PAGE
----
Toys help Ashton engage with his world - Royal Institute for Deaf & Blind Children

Toys help Ashton engage with his world

Published on

ashton

Mum, Renee, with Ashton and his RIDBC Consultant, Maria, using a toy with light interaction to help Ashton engage.

Ashton has been receiving services from RIDBC Early Learning Program (Vision Impairment) since he was six months old.

Ashton’s parents, Renee and Greg, noticed something was wrong with Ashton’s vision when he was just three weeks old.

“An ultrasound found a mass,” said Renee. “He had a tumour and needed surgery, but there were complications. Ashton had a severe stroke and lost the entire left hemisphere of his brain.”

Ashton is now two years old and has no vision in his left eye, low vision in his right, as well as significant additional disabilities.

“Regular early learning sessions with RIDBC are helping Ashton make the best use of his remaining vision,” said Renee.

“We’ve learned so much, like how to position him with the light behind him so he can get the most out of his eyesight, and the best toys to help him learn.”

Learning about toys for children with vision loss sparked Renee’s interest.

“When Ashton was diagnosed I realised there weren’t many appropriate toys – he needed black and white or high contrast toys as well as sound or light,” said Renee.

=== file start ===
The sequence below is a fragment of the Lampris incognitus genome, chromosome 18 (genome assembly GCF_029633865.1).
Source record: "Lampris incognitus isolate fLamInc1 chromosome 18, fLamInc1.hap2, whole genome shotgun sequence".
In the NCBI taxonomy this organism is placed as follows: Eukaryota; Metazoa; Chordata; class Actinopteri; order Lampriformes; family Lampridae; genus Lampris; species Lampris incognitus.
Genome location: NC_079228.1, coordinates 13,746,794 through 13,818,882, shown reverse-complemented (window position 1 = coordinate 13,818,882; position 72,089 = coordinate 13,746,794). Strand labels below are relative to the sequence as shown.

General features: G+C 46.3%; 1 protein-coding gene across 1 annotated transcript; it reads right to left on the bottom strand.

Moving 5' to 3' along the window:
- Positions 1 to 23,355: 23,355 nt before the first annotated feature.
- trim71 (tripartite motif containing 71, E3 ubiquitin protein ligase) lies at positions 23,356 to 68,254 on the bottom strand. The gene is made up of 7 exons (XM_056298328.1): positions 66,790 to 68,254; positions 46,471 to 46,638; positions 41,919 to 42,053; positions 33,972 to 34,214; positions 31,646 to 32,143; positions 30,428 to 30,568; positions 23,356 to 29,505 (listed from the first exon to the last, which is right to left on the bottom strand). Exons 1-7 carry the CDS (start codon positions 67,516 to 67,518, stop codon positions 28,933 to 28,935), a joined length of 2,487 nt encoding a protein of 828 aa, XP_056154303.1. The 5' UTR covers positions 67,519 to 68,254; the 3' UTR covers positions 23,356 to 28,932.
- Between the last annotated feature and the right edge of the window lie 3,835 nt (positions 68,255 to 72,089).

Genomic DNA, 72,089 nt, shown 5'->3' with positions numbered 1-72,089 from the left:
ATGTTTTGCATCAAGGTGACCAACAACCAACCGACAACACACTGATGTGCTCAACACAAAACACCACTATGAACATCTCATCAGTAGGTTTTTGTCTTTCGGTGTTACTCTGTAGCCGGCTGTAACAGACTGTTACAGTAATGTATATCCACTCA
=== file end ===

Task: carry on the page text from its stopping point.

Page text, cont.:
“I started making these little balls made of differently textured fabrics, with balloons and bells inside. Ashton loved them and now I sell them to support The Ashton Binskin Foundation and RIDBC.”

Renee’s passion has been infectious, with other mothers lending a helping hand with sewing.

“People just want to give back,” said Renee.

RIDBC Consultant, Maria Lupton, said Ashton is doing well.

“Whilst coping with all of Ashton’s frequent medical appointments, his family have responded to input and suggestions from RIDBC with great enthusiasm,” said Maria.

“Since he started with RIDBC, Ashton is making great progress. The latest – he is now mobile and can bottom shuffle to move towards his favourite toys!”

Renee said it hasn’t been easy, but the family focus on the positives.

“It’s been eye opening. In hospital there is always someone far off worse than us,” said Renee. “Really from the beginning we’ve had RIDBC. Ashton loves his lessons and we all feel so supported, it’s fantastic!”

Latest News

All news